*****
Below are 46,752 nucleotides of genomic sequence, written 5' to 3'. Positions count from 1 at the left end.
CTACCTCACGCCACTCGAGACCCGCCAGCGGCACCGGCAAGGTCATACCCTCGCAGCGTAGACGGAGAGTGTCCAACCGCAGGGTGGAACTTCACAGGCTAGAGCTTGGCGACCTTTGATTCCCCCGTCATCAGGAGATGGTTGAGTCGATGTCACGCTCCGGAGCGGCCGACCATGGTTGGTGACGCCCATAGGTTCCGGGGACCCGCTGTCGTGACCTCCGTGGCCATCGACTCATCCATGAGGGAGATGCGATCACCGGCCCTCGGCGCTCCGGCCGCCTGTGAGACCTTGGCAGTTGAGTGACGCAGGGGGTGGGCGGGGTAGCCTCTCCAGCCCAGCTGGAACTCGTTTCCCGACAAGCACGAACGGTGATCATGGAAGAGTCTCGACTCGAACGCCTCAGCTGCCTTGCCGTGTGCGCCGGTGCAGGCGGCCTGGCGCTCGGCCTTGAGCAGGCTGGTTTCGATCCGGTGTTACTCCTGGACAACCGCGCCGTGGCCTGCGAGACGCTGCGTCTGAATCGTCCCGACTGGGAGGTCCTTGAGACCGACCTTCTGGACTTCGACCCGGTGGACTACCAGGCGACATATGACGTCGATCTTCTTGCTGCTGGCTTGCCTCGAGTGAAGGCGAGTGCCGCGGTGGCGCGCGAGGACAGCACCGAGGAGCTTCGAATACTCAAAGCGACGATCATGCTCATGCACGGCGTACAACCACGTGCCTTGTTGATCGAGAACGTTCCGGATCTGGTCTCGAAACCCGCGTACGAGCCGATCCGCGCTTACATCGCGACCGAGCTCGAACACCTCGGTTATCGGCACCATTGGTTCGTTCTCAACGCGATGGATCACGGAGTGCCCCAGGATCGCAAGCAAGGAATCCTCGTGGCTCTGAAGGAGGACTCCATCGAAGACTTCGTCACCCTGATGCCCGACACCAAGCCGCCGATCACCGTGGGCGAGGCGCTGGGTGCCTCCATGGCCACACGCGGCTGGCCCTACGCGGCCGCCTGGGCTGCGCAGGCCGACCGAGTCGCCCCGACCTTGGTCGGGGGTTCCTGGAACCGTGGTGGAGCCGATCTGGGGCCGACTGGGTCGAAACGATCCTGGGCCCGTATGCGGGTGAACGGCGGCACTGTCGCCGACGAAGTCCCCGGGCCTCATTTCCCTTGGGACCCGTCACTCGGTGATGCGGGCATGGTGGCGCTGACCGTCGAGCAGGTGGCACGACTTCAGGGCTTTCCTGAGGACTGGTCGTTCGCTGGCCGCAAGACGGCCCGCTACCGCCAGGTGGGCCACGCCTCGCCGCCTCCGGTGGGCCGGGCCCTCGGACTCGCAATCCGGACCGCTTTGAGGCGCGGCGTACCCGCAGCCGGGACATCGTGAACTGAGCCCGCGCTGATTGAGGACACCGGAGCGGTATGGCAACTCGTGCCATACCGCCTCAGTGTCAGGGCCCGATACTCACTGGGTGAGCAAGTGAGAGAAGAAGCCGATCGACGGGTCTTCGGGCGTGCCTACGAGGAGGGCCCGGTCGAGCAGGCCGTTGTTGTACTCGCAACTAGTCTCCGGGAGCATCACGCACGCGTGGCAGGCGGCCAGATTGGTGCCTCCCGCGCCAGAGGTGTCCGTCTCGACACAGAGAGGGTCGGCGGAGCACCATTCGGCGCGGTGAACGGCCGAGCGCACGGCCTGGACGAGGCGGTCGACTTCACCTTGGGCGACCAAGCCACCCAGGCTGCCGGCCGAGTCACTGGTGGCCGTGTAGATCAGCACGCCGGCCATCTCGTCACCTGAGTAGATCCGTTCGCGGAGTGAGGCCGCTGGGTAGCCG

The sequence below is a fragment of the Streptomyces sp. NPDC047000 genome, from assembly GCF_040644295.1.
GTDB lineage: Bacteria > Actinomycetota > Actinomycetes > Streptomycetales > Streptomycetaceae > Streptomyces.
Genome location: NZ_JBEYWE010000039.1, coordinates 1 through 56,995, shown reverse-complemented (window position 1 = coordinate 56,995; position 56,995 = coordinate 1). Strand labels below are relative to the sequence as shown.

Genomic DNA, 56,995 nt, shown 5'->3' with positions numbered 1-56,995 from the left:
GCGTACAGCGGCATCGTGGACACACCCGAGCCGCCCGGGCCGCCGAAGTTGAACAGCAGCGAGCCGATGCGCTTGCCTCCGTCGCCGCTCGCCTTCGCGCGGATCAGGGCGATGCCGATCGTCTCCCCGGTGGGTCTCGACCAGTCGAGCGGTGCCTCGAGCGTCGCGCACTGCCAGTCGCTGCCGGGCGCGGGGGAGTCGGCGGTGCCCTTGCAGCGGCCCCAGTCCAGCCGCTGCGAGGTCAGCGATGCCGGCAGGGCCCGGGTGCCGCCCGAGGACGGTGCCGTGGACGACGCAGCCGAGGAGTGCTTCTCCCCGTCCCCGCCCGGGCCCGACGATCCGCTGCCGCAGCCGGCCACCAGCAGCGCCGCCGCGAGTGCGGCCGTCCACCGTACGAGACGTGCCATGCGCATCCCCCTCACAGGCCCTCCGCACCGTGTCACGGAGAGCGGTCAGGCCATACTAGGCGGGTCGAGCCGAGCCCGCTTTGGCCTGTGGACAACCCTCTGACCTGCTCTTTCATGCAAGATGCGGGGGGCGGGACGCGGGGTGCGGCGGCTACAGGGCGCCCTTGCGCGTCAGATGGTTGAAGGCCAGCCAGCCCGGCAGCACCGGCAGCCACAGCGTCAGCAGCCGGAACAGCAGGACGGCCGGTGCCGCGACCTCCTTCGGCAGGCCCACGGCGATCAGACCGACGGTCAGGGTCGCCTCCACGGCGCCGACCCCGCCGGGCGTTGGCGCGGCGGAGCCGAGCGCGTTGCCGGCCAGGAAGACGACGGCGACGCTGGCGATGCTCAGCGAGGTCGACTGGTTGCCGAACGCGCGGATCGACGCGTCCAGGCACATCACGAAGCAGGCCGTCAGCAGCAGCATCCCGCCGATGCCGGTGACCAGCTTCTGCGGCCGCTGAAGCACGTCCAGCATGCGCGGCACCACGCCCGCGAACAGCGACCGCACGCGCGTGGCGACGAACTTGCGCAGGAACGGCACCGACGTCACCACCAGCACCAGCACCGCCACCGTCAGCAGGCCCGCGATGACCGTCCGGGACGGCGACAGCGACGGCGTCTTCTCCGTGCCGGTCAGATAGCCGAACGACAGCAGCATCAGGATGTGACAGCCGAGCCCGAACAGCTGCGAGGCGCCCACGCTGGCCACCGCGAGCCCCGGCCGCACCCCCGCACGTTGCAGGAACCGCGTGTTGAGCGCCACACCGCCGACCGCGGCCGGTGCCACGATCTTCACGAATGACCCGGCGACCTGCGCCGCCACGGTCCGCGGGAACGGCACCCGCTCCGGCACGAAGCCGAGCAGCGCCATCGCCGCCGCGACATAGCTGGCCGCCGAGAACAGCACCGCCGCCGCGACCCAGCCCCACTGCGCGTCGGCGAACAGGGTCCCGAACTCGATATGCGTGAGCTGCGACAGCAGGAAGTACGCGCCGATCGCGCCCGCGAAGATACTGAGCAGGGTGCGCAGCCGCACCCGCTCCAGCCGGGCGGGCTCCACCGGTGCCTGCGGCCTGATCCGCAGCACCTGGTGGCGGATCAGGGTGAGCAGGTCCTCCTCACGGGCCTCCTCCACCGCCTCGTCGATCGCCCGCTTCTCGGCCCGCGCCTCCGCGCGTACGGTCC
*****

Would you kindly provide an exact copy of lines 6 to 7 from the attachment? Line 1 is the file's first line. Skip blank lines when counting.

Genomic DNA, 56,995 nt, shown 5'->3' with positions numbered 1-56,995 from the left:
GCGTACAGCGGCATCGTGGACACACCCGAGCCGCCCGGGCCGCCGAAGTTGAACAGCAGCGAGCCGATGCGCTTGCCTCCGTCGCCGCTCGCCTTCGCGCGGATCAGGGCGATGCCGATCGTCTCCCCGGTGGGTCTCGACCAGTCGAGCGGTGCCTCGAGCGTCGCGCACTGCCAGTCGCTGCCGGGCGCGGGGGAGTCGGCGGTGCCCTTGCAGCGGCCCCAGTCCAGCCGCTGCGAGGTCAGCGATGCCGGCAGGGCCCGGGTGCCGCCCGAGGACGGTGCCGTGGACGACGCAGCCGAGGAGTGCTTCTCCCCGTCCCCGCCCGGGCCCGACGATCCGCTGCCGCAGCCGGCCACCAGCAGCGCCGCCGCGAGTGCGGCCGTCCACCGTACGAGACGTGCCATGCGCATCCCCCTCACAGGCCCTCCGCACCGTGTCACGGAGAGCGGTCAGGCCATACTAGGCGGGTCGAGCCGAGCCCGCTTTGGCCTGTGGACAACCCTCTGACCTGCTCTTTCATGCAAGATGCGGGGGGCGGGACGCGGGGTGCGGCGGCTACAGGGCGCCCTTGCGCGTCAGATGGTTGAAGGCCAGCCAGCCCGGCAGCACCGGCAGCCACAGCGTCAGCAGCCGGAACAGCAGGACGGCCGGTGCCGCGACCTCCTTCGGCAGGCCCACGGCGATCAGACCGACGGTCAGGGTCGCCTCCACGGCGCCGACCCCGCCGGGCGTTGGCGCGGCGGAGCCGAGCGCGTTGCCGGCCAGGAAGACGACGGCGACGCTGGCGATGCTCAGCGAGGTCGACTGGTTGCCGAACGCGCGGATCGACGCGTCCAGGCACATCACGAAGCAGGCCGTCAGCAGCAGCATCCCGCCGATGCCGGTGACCAGCTTCTGCGGCCGCTGAAGCACGTCCAGCATGCGCGGCACCACGCCCGCGAACAGCGACCGCACGCGCGTGGCGACGAACTTGCGCAGGAACGGCACCGACGTCACCACCAGCACCAGCACCGCCACCGTCAGCAGGCCCGCGATGACCGTCCGGGACGGCGACAGCGACGGCGTCTTCTCCGTGCCGGTCAGATAGCCGAACGACAGCAGCATCAGGATGTGACAGCCGAGCCCGAACAGCTGCGAGGCGCCCACGCTGGCCACCGCGAGCCCCGGCCGCACCCCCGCACGTTGCAGGAACCGCGTGTTGAGCGCCACACCGCCGACCGCGGCCGGTGCCACGATCTTCACGAATGACCCGGCGACCTGCGCCGCCACGGTCCGCGGGAACGGCACCCGCTCCGGCACGAAGCCGAGCAGCGCCATCGCCGCCGCGACATAGCTGGCCGCCGAGAACAGCACCGCCGCCGCGACCCAGCCCCACTGCGCGTCGGCGAACAGGGTCCCGAACTCGATATGCGTGAGCTGCGACAGCAGGAAGTACGCGCCGATCGCGCCCGCGAAGATACTGAGCAGGGTGCGCAGCCGCACCCGCTCCAGCCGGGCGGGCTCCACCGGTGCCTGCGGCCTGATCCGCAGCACCTGGTGGCGGATCAGGGTGAGCAGGTCCTCCTCACGGGCCTCCTCCACCGCCTCGTCGATCGCCCGCTTCTCGGCCCGCGCCTCCGCGCGTACGGTCC